May is currently between a rock and a hard place. In the short term she has to keep the Brexit lunatics onside, as with a majority of 12 things could fall apart rather quickly (it wouldn't be restricted to just EU negotiations - the ability of the government to function would be at risk). So she has to stake out an opening negotiating position (just as the EU have) but with the unfortunate aspect that currently the opening position is basically the ONLY position.

With a larger majority, hopefully made up at least in part of a few more sane heads, she can basically tell the lunatic fringe to go and rotate, while the adults get on with their job. The opening position becomes exactly that, an opening position, and the two sides negotiate before coming together on a middle ground that both believe they can work with.

You're still not saying anything tangible. Where do you think she's going to be able to move her red lines? Telling the "lunatic fringe to go and rotate" doesn't actually mean anything unless you give some examples. :?


Any and all of them are potentially moveable (with the possible exception of the ECJ - unless you are inside the EU then there is no reason for you to either want or need to be bound by ECJ rulings). That's the whole point of negotiation - you want to present the all as completely immovable in order to extract the maximum possible benefit from the other side.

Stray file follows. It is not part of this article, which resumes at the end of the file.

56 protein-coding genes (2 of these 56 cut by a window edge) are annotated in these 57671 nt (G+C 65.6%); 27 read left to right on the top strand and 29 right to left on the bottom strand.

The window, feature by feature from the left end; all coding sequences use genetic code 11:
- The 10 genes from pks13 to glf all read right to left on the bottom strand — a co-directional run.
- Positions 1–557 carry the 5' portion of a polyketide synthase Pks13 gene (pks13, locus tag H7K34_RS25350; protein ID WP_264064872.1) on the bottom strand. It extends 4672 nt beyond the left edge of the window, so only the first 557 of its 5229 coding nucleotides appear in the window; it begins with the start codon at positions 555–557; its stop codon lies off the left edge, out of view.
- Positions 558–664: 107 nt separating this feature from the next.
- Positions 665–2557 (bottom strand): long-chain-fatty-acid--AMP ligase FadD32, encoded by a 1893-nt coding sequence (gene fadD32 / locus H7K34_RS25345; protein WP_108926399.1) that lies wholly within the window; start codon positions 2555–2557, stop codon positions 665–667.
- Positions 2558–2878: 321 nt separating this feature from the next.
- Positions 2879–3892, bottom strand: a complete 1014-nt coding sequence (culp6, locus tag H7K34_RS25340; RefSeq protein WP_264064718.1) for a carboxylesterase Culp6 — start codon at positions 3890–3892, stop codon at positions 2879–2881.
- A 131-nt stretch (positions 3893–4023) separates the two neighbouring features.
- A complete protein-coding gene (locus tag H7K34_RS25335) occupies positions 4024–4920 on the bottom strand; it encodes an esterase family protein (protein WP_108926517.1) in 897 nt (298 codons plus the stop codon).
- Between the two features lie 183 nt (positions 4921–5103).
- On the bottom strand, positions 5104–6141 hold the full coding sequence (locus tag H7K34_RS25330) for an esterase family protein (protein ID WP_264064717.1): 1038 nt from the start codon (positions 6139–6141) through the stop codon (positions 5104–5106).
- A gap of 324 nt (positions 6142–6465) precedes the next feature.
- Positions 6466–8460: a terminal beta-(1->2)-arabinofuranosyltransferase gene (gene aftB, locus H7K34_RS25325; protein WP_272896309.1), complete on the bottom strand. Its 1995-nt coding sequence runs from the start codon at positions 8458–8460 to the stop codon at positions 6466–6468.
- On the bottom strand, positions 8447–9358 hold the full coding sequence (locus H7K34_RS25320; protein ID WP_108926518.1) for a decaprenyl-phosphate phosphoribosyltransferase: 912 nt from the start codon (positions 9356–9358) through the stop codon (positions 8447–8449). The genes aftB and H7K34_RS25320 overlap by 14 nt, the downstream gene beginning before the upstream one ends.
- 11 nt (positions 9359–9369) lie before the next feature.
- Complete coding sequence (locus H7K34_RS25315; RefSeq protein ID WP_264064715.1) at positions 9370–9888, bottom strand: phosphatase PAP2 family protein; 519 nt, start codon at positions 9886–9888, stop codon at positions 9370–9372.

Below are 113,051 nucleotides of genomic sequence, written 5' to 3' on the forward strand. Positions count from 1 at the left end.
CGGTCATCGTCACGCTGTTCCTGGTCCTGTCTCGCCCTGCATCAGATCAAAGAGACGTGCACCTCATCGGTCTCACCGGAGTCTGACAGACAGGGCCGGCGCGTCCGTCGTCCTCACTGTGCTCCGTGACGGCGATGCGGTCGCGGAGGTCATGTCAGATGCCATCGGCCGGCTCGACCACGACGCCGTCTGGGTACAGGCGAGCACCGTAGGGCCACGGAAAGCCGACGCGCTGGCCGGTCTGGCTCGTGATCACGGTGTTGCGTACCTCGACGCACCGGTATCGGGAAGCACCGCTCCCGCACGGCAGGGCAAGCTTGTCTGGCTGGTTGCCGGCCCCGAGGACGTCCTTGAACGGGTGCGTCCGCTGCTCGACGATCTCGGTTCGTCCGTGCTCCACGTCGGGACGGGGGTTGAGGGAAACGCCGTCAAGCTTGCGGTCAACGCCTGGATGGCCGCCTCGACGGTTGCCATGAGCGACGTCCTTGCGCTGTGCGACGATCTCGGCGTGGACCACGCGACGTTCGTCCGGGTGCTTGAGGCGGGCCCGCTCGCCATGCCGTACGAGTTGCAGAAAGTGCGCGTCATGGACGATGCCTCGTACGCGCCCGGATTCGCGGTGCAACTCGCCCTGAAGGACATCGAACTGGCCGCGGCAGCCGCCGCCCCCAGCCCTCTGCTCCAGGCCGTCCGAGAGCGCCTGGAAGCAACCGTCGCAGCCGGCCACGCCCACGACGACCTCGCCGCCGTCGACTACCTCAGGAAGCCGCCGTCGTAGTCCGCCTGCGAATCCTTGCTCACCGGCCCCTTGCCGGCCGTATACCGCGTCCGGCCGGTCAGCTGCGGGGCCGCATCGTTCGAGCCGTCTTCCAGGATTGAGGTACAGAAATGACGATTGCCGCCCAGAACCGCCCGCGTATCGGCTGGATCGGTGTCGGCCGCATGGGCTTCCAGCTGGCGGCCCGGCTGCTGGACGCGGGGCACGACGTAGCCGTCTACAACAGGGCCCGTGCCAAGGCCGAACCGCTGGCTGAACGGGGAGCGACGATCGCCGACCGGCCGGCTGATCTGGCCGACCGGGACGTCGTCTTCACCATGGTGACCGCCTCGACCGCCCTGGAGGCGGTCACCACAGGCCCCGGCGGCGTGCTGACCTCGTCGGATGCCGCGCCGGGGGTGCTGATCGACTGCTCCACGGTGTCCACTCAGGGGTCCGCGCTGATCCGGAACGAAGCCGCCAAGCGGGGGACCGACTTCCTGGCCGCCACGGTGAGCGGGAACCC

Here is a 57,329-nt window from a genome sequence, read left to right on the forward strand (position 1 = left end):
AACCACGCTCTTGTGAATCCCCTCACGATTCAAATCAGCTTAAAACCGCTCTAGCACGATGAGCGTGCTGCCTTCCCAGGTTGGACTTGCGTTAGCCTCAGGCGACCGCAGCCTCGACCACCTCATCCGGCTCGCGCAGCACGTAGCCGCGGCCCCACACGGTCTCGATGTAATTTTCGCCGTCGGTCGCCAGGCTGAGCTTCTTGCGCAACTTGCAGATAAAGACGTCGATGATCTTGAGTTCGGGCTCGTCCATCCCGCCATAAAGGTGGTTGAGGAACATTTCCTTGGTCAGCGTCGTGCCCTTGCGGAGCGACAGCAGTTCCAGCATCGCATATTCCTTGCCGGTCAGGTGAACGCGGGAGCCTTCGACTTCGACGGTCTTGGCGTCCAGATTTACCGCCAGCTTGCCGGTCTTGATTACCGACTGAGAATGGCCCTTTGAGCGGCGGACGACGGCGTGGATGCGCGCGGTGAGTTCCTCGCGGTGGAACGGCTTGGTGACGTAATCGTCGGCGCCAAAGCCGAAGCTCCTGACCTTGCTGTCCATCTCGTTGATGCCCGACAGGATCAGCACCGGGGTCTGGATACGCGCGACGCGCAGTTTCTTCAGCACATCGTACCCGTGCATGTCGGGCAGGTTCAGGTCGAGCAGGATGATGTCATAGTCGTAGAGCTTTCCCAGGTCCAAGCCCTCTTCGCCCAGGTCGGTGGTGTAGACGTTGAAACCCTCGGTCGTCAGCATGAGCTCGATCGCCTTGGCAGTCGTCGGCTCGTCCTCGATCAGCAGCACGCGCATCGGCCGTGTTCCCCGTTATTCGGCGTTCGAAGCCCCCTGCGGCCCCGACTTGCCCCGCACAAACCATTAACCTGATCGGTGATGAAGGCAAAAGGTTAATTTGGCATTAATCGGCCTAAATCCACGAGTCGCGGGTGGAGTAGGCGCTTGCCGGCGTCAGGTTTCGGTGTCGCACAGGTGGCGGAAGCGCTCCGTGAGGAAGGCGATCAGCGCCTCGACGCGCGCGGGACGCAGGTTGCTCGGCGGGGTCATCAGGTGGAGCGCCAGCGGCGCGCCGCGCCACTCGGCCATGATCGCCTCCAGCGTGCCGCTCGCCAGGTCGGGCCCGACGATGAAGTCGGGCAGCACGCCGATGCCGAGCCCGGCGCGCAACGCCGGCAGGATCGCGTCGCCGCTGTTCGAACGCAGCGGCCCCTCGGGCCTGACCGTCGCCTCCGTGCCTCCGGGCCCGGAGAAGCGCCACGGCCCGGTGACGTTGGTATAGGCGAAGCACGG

I suspect that free movement of people is very much moveable, under a free movement of labour guise, likely in return for some sort of free trade agreement; whether customs union, zero tariff single market access or something. At a guess there will be some sort of fee/contribution paid to the EU, that will be lower than we have at the moment, but greater than a big fat zero.

The trouble is that absolutely none of these are achievable right now - they are anathema to the hard Brexiteers in her own party, and aren't even close to the cuckoo-land requirements that the opposition parties have laid down as pre-requisites for them to support the final agreement.